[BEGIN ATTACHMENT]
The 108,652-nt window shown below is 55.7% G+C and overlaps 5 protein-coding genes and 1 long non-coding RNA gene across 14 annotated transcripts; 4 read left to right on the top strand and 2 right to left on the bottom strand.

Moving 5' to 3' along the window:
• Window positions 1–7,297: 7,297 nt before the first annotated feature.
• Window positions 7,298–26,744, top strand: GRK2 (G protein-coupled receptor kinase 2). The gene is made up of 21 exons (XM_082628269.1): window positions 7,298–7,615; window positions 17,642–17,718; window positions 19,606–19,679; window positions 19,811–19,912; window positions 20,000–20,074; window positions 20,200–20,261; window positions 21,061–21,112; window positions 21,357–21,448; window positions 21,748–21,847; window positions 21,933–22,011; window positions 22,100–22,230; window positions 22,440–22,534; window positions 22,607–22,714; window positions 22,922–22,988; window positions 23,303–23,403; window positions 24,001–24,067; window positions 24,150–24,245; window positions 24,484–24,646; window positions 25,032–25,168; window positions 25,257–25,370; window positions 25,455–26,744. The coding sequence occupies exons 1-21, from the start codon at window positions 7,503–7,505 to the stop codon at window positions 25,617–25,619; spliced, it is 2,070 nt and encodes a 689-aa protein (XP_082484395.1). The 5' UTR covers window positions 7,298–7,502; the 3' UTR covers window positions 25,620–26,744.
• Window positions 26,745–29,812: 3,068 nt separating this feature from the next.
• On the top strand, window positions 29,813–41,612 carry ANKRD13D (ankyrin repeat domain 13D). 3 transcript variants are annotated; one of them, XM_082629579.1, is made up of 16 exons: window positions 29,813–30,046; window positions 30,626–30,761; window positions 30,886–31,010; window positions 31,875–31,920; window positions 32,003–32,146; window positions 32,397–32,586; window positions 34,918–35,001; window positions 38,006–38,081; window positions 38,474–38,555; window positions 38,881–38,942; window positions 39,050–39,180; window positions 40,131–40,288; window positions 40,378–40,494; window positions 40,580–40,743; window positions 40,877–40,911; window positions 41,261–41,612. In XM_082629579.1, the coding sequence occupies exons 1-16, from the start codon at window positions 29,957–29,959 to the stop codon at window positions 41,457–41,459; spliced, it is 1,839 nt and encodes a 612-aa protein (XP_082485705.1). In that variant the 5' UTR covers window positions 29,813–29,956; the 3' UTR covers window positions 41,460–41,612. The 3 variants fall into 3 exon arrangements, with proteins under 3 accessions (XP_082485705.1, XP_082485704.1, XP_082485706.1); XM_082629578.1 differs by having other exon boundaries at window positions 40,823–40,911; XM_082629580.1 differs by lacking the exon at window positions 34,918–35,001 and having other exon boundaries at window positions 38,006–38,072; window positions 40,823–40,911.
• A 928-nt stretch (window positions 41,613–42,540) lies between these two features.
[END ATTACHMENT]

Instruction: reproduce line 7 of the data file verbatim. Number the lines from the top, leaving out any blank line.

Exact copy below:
• A 928-nt stretch (window positions 41,613–42,540) lies between these two features.